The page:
JOHNSTON, Iowa -- On October 4th, Iowa lawmakers came into an agreement with the White House to require 15 billions gallons of ethanol to be blended into the nation’s fuel supply. Yesterday, the EPA released a draft proposal which did not reflect what was promised by the Trump administration.
“We had a deal with the President on October fourth and we supported that deal and the mechanism. It was locked it was transparent. It was accountable. It was based on real data,” said Monte Shaw executive director of the Iowa Renewable Fuels Association (IRFA). “Eleven days later the EPA rolled out the wording for it, and all of a sudden the mechanism that we all supported was gone.”
In a press release from earlier this month the EPA said it would take actions to ensure that 15 billion gallons of conventional ethanol would be used by the beginning of next year, but at the time specifics were not released.
On average over the last three years the EPA has offered small refinery exemptions amounting to about 1.5 billions gallons a year, which is drastically short of the requirement of 15 billion gallons set by the Renewable Fuel Standard.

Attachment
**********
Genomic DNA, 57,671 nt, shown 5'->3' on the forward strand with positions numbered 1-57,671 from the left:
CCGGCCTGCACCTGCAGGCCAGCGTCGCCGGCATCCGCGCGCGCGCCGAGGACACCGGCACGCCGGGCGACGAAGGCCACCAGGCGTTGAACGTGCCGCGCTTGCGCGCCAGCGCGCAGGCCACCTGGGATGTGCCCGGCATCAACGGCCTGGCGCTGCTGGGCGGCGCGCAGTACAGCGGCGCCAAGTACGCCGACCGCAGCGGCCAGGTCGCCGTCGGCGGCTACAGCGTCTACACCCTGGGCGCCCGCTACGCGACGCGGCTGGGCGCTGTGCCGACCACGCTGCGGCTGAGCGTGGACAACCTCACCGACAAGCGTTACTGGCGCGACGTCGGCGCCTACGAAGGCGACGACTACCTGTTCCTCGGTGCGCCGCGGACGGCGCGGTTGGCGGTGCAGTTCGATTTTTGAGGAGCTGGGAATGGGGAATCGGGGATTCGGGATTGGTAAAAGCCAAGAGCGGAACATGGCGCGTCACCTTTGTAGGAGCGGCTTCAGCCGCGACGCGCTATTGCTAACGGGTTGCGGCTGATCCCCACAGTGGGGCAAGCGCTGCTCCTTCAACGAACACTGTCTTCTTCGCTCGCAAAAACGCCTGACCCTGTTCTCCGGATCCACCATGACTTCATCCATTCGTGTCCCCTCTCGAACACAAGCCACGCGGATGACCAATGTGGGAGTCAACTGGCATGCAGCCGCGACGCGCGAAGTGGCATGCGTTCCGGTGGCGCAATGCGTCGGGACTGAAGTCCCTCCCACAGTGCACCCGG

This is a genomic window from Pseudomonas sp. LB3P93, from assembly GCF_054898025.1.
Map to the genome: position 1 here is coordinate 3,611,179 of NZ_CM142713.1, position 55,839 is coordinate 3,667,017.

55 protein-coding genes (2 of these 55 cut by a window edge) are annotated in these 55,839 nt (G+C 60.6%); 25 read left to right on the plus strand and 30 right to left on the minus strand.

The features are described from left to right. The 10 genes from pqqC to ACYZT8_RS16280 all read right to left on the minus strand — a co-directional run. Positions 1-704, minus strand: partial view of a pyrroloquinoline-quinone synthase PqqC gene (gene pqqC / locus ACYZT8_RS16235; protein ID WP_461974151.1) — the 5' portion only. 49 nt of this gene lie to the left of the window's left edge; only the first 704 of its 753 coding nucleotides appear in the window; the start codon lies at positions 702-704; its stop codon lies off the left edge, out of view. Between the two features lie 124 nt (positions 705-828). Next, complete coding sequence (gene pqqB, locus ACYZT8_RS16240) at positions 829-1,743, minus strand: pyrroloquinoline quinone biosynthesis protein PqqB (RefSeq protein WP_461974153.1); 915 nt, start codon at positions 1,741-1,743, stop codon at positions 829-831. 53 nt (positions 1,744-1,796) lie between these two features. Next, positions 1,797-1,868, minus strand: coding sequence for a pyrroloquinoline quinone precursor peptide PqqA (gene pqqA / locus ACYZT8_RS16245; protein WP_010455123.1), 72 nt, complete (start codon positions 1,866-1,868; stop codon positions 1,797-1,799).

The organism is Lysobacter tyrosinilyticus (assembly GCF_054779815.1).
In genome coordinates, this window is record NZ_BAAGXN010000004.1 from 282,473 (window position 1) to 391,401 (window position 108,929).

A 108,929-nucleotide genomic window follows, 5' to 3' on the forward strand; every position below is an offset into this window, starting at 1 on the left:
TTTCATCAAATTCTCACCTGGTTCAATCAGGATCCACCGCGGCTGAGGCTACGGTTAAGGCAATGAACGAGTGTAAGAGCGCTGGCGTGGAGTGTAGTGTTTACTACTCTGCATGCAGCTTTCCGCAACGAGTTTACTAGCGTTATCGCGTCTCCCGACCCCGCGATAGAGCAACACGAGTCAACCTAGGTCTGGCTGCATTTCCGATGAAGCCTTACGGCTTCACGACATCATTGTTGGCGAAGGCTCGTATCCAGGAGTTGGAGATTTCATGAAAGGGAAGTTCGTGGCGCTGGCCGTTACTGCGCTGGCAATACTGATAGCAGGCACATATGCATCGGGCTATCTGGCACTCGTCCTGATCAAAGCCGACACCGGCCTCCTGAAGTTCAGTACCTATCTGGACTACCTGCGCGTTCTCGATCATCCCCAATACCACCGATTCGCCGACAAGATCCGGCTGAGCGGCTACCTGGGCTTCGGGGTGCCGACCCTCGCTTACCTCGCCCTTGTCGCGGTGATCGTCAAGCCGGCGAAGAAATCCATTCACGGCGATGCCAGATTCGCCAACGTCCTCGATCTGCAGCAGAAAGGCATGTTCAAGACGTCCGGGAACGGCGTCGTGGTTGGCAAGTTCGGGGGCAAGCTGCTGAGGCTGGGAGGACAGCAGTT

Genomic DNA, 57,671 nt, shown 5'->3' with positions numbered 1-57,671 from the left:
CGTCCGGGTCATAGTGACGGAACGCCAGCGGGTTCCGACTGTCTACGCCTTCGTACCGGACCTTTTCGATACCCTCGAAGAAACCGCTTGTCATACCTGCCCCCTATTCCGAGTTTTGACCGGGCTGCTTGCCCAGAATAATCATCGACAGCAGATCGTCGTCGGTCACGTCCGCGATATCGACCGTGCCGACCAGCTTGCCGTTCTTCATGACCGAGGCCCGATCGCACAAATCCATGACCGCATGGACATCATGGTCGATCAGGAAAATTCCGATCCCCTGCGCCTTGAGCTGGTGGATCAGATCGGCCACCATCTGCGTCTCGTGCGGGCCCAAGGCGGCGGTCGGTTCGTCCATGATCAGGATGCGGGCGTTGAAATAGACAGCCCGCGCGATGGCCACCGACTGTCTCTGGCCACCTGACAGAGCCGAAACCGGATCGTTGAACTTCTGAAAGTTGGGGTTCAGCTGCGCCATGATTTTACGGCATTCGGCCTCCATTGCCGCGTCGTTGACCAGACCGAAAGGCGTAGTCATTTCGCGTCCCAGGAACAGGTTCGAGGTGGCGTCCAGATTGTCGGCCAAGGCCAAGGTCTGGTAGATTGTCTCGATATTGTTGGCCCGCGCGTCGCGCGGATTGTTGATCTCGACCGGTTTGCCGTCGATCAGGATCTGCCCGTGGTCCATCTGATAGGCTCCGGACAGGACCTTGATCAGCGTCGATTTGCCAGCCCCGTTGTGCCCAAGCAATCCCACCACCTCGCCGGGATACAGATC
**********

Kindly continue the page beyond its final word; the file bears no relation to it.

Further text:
“These waivers that come through, giving people the out to not use ethanol definitely hurts our end market,” said Polk City farmer Corey Hillebo. “Corn prices would obviously go down we would have to find different avenues to use it.”
In the past several months, four Iowa biofuel plants have closed directly affecting 150-200 jobs of local Iowans. Each plant would also receive deliveries from up to 200 trucks a day that would drop off corn and feed stock. The biofuel industry supports over 48,000 direct and indirect jobs in the state.
“The ag economy represents about 25 percent of the overall Iowa economy,” said Shaw. “So whether you live on a farm or whether you're working in downtown Des Moines. If Iowa's ag economy is hurting, Iowa’s economy is hurting. It affects you.”
Iowa legislators are holding President Trump to his original promise and are expecting the EPA to follow the his lead.
“I heard the president, the vice president, the secretary of agriculture, the director of EPA… six senators that where there, Governor Kim Reynolds was there... other people heard the agreement and this agreement better be carried out by EPA,” said Iowa Senator Chuck Grassley.
Iowa agriculture leaders are urging the public to have their opinions heard during the 30-day period for public comment on the Federal Register.